translation and commentary on John’s Gospel
John 20: 10
Then the disciples went back to their homes. But Mary stood by the tomb, outside it, weeping. And as she wept she stooped into the tomb and saw two messengers in white, one at the head and one at the feet where the body of Jesus had lain. They say to her, “Woman, why are you weeping?”
She says to them, “Because they have taken away my Lord and I don’t know where they have put him.”
When she had said this, she turned around and saw Jesus standing but she did not know that it was Jesus.
Jesus says to her, “Woman, why are you weeping? Who are you looking for?” Imagining that he was the gardener, she says to him, “Sir, if you have carried him away, tell me where you have put him, and I will take charge of him.”
Jesus says to her, “Mary.”
Swinging round she says to him in Aramaic, “Rabbouni!” (which means, Teacher).
Jesus says to her, “Don’t embrace me now, for I have not yet gone up to the father, but go to my brothers and say to them, “I am going up to my father and your father, to my God and your God.
Mary from Magdala went and announced to the disciples, “I have seen the Lord!” and that he had said these things to her.
This is another masterpiece of narration. The weeping of Mary is a tender feature, emphasised by two questions. She is the beloved who has lost the bridegroom and is seeking him with tears (an image from the Song of Songs 3) The messengers in white are traditional symbols of revelation; here they stand marking precisely the absence of Jesus’ body. If my previous suggestion that some of the narrative derives from a resurrection ritual then these details might almost be a stage direction to those acting the part of messengers.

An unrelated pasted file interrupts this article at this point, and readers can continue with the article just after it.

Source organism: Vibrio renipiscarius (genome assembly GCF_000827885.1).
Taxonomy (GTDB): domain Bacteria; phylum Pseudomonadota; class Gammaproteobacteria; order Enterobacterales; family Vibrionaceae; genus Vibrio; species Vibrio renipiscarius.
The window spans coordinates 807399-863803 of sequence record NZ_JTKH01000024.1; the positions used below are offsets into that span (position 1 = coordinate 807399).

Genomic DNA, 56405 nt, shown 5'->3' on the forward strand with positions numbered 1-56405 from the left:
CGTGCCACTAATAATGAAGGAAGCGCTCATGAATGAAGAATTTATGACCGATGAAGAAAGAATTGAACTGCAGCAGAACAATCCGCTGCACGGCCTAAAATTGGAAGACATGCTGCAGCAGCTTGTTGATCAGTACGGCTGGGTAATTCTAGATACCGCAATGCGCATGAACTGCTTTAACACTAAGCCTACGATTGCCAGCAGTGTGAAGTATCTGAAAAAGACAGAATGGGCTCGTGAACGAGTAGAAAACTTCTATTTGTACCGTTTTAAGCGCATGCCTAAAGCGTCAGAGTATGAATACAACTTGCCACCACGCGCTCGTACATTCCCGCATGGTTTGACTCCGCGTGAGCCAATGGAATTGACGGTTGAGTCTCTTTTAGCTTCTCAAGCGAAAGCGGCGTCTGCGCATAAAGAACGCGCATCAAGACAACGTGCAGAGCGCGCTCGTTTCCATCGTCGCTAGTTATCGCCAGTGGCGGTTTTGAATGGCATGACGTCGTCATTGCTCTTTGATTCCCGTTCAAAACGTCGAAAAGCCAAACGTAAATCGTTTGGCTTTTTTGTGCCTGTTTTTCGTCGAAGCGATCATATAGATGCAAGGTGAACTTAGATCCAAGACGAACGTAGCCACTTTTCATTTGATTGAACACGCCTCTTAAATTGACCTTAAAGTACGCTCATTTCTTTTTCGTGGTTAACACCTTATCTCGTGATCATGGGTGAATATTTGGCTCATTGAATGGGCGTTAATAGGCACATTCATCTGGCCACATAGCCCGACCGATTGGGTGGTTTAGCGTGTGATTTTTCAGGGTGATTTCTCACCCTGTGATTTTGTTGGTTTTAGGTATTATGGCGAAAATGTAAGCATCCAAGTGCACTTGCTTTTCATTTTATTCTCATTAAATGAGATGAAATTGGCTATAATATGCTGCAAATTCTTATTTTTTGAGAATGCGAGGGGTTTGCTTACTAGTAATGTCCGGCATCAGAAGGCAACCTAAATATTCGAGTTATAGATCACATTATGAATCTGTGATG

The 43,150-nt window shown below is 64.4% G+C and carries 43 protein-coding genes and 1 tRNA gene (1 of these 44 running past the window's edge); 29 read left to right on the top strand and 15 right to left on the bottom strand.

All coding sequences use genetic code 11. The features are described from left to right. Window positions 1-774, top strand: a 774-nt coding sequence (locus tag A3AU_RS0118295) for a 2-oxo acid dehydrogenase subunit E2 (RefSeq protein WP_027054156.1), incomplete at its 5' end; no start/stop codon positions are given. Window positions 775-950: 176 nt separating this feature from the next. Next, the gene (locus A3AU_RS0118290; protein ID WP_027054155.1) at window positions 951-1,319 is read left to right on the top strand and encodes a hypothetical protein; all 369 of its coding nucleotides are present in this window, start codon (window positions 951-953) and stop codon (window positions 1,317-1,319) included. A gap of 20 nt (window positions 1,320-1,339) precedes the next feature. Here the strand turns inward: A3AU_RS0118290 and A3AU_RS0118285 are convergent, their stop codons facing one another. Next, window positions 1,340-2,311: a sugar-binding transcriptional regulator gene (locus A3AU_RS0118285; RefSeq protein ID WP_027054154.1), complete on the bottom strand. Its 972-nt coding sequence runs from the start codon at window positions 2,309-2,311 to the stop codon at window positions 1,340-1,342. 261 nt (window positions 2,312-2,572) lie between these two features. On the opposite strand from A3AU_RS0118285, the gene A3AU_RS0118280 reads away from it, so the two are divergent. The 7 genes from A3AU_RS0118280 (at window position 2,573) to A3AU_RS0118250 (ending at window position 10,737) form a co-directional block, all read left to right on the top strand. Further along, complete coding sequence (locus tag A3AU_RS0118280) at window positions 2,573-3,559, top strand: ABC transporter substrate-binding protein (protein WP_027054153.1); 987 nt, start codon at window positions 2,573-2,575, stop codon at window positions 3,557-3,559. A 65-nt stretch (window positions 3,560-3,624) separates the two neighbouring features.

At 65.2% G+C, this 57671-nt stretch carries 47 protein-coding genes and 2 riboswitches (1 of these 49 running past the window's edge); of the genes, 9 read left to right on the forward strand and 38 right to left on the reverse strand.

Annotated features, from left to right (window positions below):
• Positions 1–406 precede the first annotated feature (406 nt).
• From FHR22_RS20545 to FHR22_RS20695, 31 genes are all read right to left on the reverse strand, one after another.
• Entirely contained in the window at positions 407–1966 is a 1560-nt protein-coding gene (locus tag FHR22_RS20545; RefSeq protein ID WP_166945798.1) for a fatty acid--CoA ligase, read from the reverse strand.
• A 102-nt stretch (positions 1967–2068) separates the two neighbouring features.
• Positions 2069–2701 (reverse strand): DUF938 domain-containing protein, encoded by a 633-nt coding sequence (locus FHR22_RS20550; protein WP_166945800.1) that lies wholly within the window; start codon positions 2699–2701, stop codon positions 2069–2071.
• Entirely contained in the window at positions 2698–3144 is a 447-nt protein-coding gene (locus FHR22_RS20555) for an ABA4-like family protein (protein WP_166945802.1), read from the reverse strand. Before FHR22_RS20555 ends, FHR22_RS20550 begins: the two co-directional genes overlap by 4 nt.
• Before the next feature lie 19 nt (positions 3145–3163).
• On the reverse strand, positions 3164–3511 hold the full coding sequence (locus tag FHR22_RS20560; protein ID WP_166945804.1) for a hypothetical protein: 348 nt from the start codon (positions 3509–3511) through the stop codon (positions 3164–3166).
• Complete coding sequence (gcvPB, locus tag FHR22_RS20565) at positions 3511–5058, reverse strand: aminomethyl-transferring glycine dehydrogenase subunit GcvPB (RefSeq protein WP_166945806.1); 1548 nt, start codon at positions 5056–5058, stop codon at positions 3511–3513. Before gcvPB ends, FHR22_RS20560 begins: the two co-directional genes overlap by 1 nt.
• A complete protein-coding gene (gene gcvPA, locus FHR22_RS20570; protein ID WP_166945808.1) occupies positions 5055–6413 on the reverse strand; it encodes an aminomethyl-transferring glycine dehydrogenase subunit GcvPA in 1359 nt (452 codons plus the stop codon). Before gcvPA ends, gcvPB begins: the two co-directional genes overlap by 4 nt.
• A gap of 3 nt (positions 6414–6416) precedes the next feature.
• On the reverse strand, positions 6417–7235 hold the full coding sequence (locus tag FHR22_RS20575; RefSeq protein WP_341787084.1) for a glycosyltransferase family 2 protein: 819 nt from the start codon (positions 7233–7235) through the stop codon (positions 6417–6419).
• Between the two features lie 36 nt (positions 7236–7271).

The reader should note that the present tense of male/ female banter is resumed here. Indeed given its use in Jesus encounters with the Samaritan woman and with Martha and Mary, we can see that the author has planned this dialogue as the culmination of that theme which depicts the longing of Israel and the world for the true Bridegroom, the Messiah, the Creative Wisdom made flesh.
Given the stories of the resurrection which this author had at his disposal, we can see the art with which he expresses the fulfilment of God’s unveiling in Jesus, rejected, killed, but now sought and recognised. The moment of divine revelation is accomplished by nothing more than the Son of God saying a woman’s name, Mary. That’s it, the divine/ human goodness we have loved and failed and lost, is present and speaks our name, telling us we are known and loved and worthy.
The Bridegroom is here! Mary, representing all who have longed for him in spite of their sins, is ready to “embrace” (my translation of Greek: hapto) him joyfully, but she is gently rebuked. The time of final fulfilment is still to come after Jesus has ascended to the father- pointing probably to his return as “humane ruler” of the world. But even now the disciples are part of the new family, brothers of Jesus and children of the one father.
Mary, a woman of Israel, a daughter of Zion, but not considered by her society to be a legal witness, is commanded by Jesus to be the first evangelist, and entrusted with the announcement, “I have seen the Lord!”